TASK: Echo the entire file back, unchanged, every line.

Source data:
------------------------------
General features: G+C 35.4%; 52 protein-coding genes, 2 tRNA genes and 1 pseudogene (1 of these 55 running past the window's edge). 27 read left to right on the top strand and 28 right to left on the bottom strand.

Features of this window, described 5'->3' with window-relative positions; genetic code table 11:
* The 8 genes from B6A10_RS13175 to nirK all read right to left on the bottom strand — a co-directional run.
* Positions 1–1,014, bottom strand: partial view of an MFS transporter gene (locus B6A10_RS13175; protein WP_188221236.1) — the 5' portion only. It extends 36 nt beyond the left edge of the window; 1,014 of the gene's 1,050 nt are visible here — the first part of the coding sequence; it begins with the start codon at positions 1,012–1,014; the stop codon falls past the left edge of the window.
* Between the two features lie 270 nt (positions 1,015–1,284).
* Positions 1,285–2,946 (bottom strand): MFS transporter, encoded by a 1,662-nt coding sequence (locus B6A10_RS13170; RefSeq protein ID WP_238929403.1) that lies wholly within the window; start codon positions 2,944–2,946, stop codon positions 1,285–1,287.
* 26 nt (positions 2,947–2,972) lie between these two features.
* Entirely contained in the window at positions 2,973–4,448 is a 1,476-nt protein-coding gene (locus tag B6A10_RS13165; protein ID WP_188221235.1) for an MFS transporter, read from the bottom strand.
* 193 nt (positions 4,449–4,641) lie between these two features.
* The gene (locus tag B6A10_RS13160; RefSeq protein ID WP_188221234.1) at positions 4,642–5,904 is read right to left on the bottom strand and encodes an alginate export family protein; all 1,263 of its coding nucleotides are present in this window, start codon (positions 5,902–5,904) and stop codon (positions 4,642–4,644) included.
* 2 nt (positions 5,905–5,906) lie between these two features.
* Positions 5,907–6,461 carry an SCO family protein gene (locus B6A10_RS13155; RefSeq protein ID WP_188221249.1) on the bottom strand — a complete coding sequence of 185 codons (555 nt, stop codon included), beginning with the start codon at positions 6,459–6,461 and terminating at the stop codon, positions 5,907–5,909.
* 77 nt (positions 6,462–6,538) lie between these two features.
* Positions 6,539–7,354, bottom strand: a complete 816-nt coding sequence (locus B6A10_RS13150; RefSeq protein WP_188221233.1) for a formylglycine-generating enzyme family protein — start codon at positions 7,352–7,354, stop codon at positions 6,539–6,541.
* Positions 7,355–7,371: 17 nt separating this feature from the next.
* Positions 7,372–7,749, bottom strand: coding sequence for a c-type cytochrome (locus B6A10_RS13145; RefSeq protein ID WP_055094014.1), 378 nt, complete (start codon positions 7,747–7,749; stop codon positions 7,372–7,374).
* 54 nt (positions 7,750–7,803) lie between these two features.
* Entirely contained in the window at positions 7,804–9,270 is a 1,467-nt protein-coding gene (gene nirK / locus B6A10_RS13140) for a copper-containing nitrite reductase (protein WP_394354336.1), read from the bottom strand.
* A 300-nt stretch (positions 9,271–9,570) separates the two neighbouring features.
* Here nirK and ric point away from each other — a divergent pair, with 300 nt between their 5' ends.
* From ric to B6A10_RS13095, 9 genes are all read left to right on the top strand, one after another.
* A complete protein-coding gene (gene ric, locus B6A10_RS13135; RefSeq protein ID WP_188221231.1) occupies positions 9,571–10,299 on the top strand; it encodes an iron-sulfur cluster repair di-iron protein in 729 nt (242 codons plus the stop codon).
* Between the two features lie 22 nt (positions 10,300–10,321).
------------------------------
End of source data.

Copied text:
General features: G+C 35.4%; 52 protein-coding genes, 2 tRNA genes and 1 pseudogene (1 of these 55 running past the window's edge). 27 read left to right on the top strand and 28 right to left on the bottom strand.

Features of this window, described 5'->3' with window-relative positions; genetic code table 11:
* The 8 genes from B6A10_RS13175 to nirK all read right to left on the bottom strand — a co-directional run.
* Positions 1–1,014, bottom strand: partial view of an MFS transporter gene (locus B6A10_RS13175; protein WP_188221236.1) — the 5' portion only. It extends 36 nt beyond the left edge of the window; 1,014 of the gene's 1,050 nt are visible here — the first part of the coding sequence; it begins with the start codon at positions 1,012–1,014; the stop codon falls past the left edge of the window.
* Between the two features lie 270 nt (positions 1,015–1,284).
* Positions 1,285–2,946 (bottom strand): MFS transporter, encoded by a 1,662-nt coding sequence (locus B6A10_RS13170; RefSeq protein ID WP_238929403.1) that lies wholly within the window; start codon positions 2,944–2,946, stop codon positions 1,285–1,287.
* 26 nt (positions 2,947–2,972) lie between these two features.
* Entirely contained in the window at positions 2,973–4,448 is a 1,476-nt protein-coding gene (locus tag B6A10_RS13165; protein ID WP_188221235.1) for an MFS transporter, read from the bottom strand.
* 193 nt (positions 4,449–4,641) lie between these two features.
* The gene (locus tag B6A10_RS13160; RefSeq protein ID WP_188221234.1) at positions 4,642–5,904 is read right to left on the bottom strand and encodes an alginate export family protein; all 1,263 of its coding nucleotides are present in this window, start codon (positions 5,902–5,904) and stop codon (positions 4,642–4,644) included.
* 2 nt (positions 5,905–5,906) lie between these two features.
* Positions 5,907–6,461 carry an SCO family protein gene (locus B6A10_RS13155; RefSeq protein ID WP_188221249.1) on the bottom strand — a complete coding sequence of 185 codons (555 nt, stop codon included), beginning with the start codon at positions 6,459–6,461 and terminating at the stop codon, positions 5,907–5,909.
* 77 nt (positions 6,462–6,538) lie between these two features.
* Positions 6,539–7,354, bottom strand: a complete 816-nt coding sequence (locus B6A10_RS13150; RefSeq protein WP_188221233.1) for a formylglycine-generating enzyme family protein — start codon at positions 7,352–7,354, stop codon at positions 6,539–6,541.
* Positions 7,355–7,371: 17 nt separating this feature from the next.
* Positions 7,372–7,749, bottom strand: coding sequence for a c-type cytochrome (locus B6A10_RS13145; RefSeq protein ID WP_055094014.1), 378 nt, complete (start codon positions 7,747–7,749; stop codon positions 7,372–7,374).
* 54 nt (positions 7,750–7,803) lie between these two features.
* Entirely contained in the window at positions 7,804–9,270 is a 1,467-nt protein-coding gene (gene nirK / locus B6A10_RS13140) for a copper-containing nitrite reductase (protein WP_394354336.1), read from the bottom strand.
* A 300-nt stretch (positions 9,271–9,570) separates the two neighbouring features.
* Here nirK and ric point away from each other — a divergent pair, with 300 nt between their 5' ends.
* From ric to B6A10_RS13095, 9 genes are all read left to right on the top strand, one after another.
* A complete protein-coding gene (gene ric, locus B6A10_RS13135; RefSeq protein ID WP_188221231.1) occupies positions 9,571–10,299 on the top strand; it encodes an iron-sulfur cluster repair di-iron protein in 729 nt (242 codons plus the stop codon).
* Between the two features lie 22 nt (positions 10,300–10,321).